The Jones County Community Foundation (JCCF) is investing in the future of the area through several initiatives and grants supporting youth.

“Kids are our future. We have to invest in them early on,” said Sherri Hunt, foundation coordinator. “We know that 85% to 90% of the brain develops in the first five years of life — those five years are huge.”

Vision to Learn

During the 2018-19 school year, the JCCF invested $15,000 to continue Vision to Learn, a program that provides eye exams and glasses to children at no cost to schools or families. The initiative was initially piloted in Jones County for students in kindergarten through third-grade thanks to a grant from Theisen’s Home Farm Auto and the JCCF.

“When my daughter breaks her glasses, I cannot always afford to buy her another pair,” said one parent whose child received a pair of glasses to keep at school. “I am happy to know that she will have another pair of glasses at school, so her learning doesn’t suffer.”

Last fall, the JCCF decided to support the program at all grade levels, including high school, in all four Jones County school districts. After 2,325 students received vision screenings, Vision to Learn brought its mobile clinic to 165 students who did not pass the initial screenings. This spring, 148 children received prescriptions for glasses to help them succeed in school and in life.

Campaign for Grade-Level Reading

Vision to Learn is a companion strategy to JCCF’s new Campaign for Grade-Level Reading initiative in Jones County.

“We know that if a child’s not reading at grade-level by third grade, they are more likely to fall even further behind,” said Hunt. “The JCCF created a literacy fund to support exploration of this initiative and what can be done regarding the 33% of children not reading at grade-level by third grade.”

Heather Weers, JCCF coordinator, began exploring the needs of students and teachers in Jones County last fall. She has connected with school administrators and teachers to learn what supports are needed to address chronic absenteeism and has collected data on the demographics as well as poverty rates and other issues in Jones County’s four school districts.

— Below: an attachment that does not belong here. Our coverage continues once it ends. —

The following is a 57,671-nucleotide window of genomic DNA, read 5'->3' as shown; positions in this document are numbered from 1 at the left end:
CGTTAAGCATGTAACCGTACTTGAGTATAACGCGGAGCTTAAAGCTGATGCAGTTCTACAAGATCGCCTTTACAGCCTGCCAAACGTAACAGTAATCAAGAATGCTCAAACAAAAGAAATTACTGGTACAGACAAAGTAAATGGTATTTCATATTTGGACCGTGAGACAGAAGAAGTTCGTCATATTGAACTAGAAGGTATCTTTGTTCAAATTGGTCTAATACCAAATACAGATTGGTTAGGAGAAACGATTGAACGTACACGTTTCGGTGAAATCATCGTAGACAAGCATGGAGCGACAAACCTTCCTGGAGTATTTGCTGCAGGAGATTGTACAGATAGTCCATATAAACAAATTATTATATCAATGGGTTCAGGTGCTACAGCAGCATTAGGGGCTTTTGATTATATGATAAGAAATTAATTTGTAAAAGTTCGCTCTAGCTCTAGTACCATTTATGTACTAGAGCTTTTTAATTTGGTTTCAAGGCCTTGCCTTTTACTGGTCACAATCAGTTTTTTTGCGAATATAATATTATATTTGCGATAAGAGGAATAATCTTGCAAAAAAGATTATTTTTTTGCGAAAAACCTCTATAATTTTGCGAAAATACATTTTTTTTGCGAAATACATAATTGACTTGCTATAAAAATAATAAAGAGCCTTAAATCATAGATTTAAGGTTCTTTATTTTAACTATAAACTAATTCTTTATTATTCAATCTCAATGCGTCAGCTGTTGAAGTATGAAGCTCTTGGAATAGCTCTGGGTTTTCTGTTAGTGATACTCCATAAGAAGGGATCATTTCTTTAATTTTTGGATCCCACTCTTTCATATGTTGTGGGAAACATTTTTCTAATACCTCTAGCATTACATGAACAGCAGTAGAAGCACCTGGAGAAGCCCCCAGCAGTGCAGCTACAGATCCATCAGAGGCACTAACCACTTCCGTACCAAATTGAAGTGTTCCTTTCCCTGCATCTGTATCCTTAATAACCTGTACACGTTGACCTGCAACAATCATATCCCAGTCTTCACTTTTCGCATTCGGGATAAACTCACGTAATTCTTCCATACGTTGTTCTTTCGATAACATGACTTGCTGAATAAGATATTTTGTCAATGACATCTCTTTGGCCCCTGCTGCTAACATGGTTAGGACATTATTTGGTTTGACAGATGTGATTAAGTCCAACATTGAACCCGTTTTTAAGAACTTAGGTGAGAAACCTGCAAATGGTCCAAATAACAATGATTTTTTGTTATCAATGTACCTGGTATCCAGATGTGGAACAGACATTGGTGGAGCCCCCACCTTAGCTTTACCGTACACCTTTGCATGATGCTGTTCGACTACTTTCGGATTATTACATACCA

“We want to raise awareness of the issues many children face and how they affect the percentage of kids who don’t read at grade level,” said Weers. “A lot of people don’t understand the baggage some kids are bringing from their home lives to school.”

Grantmaking for Youth Impact

The JCCF has also been strategic about making grants to benefit area youth. The Foundation made a $2,500 grant to Jones County nonprofit Mike’s Kids to provide 2019 camp scholarships and pool passes for youth in need. “Mike’s Kids has gotten more requests for assistance than they could support. These kids wouldn’t have these opportunities without their help. They are a great organization” said Hunt.

A grant for nearly $12,000 to the Iowa State University Extension and Outreach – Jones County office is helping introduce STEM (science, technology, engineering and math) concepts to youth through a mobile technology lab.

“Heather and I work with a lot of different initiatives trying to create equal opportunity for kids, and this is part of that work,” said Hunt. “How do we give every child the same opportunities, knowing they live in some pretty difficult situations? And how do we expose our kids to the constant evolutions in technology? As a society, we have to continue to respond to the shifting environment and be ready to tackle it.”